Cable news is barraging us with propaganda. The Fox Newsers want everyone to believe that Bush-era torture cracked the Bin Laden case (not true
) -- while Ed Schultz, I am sorry to say, acted like a smarmy salesman tonight, sounding very much like Joe Isuzu as he relentlessly pushed the Democratic brand. Well, I suppose we should expect the spinners to spin; that's their job. The current euphoria will pass and Obama's poll numbers will soon sink -- hell, 56% approval is nothing to crow about, given these circumstances.
Congressmen are calling for a reassessment of our relations with Pakistan. This troubling development is based on what may be a wrong-headed understanding of the raid. I'm writing this post to suggest an alternative scenario.
The Pakistani government, for its part, has offered pro-forma denunciations of America for conducting a military operation in their country without their knowledge. The Pakistanis claim that they had no awareness
of the raid until it was a fait accompli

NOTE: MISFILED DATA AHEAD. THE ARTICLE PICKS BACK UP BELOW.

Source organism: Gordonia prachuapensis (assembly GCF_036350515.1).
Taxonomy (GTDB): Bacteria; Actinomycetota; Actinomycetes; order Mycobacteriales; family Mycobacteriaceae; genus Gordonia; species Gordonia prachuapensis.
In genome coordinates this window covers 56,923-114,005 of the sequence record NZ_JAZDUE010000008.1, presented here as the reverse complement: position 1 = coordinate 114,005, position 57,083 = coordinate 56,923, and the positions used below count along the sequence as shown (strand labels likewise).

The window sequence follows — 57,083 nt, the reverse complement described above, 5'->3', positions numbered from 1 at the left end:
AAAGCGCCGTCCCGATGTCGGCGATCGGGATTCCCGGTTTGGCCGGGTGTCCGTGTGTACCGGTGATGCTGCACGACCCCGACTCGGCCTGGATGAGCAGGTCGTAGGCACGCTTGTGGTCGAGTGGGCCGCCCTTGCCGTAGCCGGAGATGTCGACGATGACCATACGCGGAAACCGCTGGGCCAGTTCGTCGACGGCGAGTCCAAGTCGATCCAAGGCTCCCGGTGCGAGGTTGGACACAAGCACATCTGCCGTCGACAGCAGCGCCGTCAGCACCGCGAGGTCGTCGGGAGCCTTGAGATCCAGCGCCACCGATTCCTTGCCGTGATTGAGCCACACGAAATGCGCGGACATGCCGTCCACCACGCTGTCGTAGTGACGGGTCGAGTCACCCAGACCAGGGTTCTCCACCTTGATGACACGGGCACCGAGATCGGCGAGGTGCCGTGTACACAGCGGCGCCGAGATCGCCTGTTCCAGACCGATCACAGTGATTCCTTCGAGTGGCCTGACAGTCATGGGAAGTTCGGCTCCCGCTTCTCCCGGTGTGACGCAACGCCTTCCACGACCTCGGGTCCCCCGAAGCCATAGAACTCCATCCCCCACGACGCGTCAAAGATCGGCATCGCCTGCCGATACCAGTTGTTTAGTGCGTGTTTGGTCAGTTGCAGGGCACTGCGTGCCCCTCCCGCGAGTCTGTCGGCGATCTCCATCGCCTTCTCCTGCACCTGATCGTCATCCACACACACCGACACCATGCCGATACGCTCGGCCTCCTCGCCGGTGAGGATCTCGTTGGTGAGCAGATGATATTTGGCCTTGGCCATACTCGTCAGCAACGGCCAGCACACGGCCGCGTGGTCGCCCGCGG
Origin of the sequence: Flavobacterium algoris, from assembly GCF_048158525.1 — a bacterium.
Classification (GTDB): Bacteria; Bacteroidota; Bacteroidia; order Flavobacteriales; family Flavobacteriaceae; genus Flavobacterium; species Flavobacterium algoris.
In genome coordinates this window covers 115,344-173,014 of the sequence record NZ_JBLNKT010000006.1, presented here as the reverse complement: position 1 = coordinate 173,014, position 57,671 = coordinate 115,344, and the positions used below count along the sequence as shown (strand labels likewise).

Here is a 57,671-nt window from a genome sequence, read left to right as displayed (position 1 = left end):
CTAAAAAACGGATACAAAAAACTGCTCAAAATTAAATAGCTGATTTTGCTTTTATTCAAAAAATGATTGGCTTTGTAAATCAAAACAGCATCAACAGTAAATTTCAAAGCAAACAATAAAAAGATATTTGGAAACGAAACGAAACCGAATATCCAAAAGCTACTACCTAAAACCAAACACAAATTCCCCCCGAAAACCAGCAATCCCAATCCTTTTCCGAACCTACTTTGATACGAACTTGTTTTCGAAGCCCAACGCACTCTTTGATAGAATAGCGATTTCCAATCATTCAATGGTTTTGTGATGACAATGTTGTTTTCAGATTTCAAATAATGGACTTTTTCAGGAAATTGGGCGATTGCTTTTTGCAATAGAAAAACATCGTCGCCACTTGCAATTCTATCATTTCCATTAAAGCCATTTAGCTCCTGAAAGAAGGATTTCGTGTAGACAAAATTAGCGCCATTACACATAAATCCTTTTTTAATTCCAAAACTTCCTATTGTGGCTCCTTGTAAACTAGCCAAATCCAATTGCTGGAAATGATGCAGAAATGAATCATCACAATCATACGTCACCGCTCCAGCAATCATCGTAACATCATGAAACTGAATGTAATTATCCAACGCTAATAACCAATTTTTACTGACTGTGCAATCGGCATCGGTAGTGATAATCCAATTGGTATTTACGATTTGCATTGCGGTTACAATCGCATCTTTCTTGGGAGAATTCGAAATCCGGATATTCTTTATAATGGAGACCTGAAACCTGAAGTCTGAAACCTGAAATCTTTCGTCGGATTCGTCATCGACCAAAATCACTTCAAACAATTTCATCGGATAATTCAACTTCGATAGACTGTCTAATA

What surprises me is how many people in this country, Democrats and Republicans, accept this construction on its face. Two posts down, I linked to some fascinating evidence that America and Pakistan worked hand-in-hand on this operation. Alas, those links came toward the end of a massive post, which few read in its entirety.
So let's recap.The Nation
, a leading Pakistani newspaper, offers a persuasive picture of US/Pakistani cooperation in the raid. (Again, I have added paragraph breaks for readability.)
About 200 Pakistan Army men provided ground support, top level official sources told The Nation. During the operation, four helicopters of the Pakistan Army hovered over the fortress-like hideout of al-Qaeda chief at Thanda Choh, a relatively isolated area of Abbottabad’s otherwise posh locality Bilal Town that is barely a kilometre away from the Pakistan Military Academy, Kakul.